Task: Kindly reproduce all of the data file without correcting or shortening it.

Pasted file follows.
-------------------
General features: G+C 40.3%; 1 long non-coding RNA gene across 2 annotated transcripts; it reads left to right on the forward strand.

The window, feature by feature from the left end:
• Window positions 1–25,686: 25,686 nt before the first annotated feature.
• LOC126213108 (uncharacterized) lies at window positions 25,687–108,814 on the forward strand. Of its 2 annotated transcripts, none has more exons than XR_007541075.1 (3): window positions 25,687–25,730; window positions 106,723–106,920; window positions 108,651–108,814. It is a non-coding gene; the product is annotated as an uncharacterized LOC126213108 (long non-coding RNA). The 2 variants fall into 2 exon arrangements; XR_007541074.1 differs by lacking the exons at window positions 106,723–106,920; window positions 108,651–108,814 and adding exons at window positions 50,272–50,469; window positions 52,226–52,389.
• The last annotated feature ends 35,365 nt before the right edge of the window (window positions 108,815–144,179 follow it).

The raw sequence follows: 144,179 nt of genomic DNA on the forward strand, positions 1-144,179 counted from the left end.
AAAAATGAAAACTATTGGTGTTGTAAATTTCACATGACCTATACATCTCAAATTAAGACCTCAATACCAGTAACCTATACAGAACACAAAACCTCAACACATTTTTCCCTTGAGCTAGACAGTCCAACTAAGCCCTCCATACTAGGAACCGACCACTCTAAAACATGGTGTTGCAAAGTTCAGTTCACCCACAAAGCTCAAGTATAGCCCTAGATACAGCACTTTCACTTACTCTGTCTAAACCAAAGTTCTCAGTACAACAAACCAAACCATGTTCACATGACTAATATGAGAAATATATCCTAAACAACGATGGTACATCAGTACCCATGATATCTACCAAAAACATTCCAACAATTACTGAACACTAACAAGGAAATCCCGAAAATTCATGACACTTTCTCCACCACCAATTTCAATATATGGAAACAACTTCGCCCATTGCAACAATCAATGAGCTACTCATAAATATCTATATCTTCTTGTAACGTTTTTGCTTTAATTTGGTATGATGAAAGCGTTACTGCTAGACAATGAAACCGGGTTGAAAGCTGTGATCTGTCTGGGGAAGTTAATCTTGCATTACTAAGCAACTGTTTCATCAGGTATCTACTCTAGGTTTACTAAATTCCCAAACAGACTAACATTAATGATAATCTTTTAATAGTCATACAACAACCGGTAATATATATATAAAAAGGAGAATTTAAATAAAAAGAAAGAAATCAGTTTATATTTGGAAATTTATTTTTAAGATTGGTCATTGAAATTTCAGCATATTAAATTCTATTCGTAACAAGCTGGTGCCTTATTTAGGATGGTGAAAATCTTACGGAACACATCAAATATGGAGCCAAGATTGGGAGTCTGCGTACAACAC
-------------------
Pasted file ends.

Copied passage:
General features: G+C 40.3%; 1 long non-coding RNA gene across 2 annotated transcripts; it reads left to right on the forward strand.

The window, feature by feature from the left end:
• Window positions 1–25,686: 25,686 nt before the first annotated feature.
• LOC126213108 (uncharacterized) lies at window positions 25,687–108,814 on the forward strand. Of its 2 annotated transcripts, none has more exons than XR_007541075.1 (3): window positions 25,687–25,730; window positions 106,723–106,920; window positions 108,651–108,814. It is a non-coding gene; the product is annotated as an uncharacterized LOC126213108 (long non-coding RNA). The 2 variants fall into 2 exon arrangements; XR_007541074.1 differs by lacking the exons at window positions 106,723–106,920; window positions 108,651–108,814 and adding exons at window positions 50,272–50,469; window positions 52,226–52,389.
• The last annotated feature ends 35,365 nt before the right edge of the window (window positions 108,815–144,179 follow it).

The raw sequence follows: 144,179 nt of genomic DNA on the forward strand, positions 1-144,179 counted from the left end.
AAAAATGAAAACTATTGGTGTTGTAAATTTCACATGACCTATACATCTCAAATTAAGACCTCAATACCAGTAACCTATACAGAACACAAAACCTCAACACATTTTTCCCTTGAGCTAGACAGTCCAACTAAGCCCTCCATACTAGGAACCGACCACTCTAAAACATGGTGTTGCAAAGTTCAGTTCACCCACAAAGCTCAAGTATAGCCCTAGATACAGCACTTTCACTTACTCTGTCTAAACCAAAGTTCTCAGTACAACAAACCAAACCATGTTCACATGACTAATATGAGAAATATATCCTAAACAACGATGGTACATCAGTACCCATGATATCTACCAAAAACATTCCAACAATTACTGAACACTAACAAGGAAATCCCGAAAATTCATGACACTTTCTCCACCACCAATTTCAATATATGGAAACAACTTCGCCCATTGCAACAATCAATGAGCTACTCATAAATATCTATATCTTCTTGTAACGTTTTTGCTTTAATTTGGTATGATGAAAGCGTTACTGCTAGACAATGAAACCGGGTTGAAAGCTGTGATCTGTCTGGGGAAGTTAATCTTGCATTACTAAGCAACTGTTTCATCAGGTATCTACTCTAGGTTTACTAAATTCCCAAACAGACTAACATTAATGATAATCTTTTAATAGTCATACAACAACCGGTAATATATATATAAAAAGGAGAATTTAAATAAAAAGAAAGAAATCAGTTTATATTTGGAAATTTATTTTTAAGATTGGTCATTGAAATTTCAGCATATTAAATTCTATTCGTAACAAGCTGGTGCCTTATTTAGGATGGTGAAAATCTTACGGAACACATCAAATATGGAGCCAAGATTGGGAGTCTGCGTACAACAC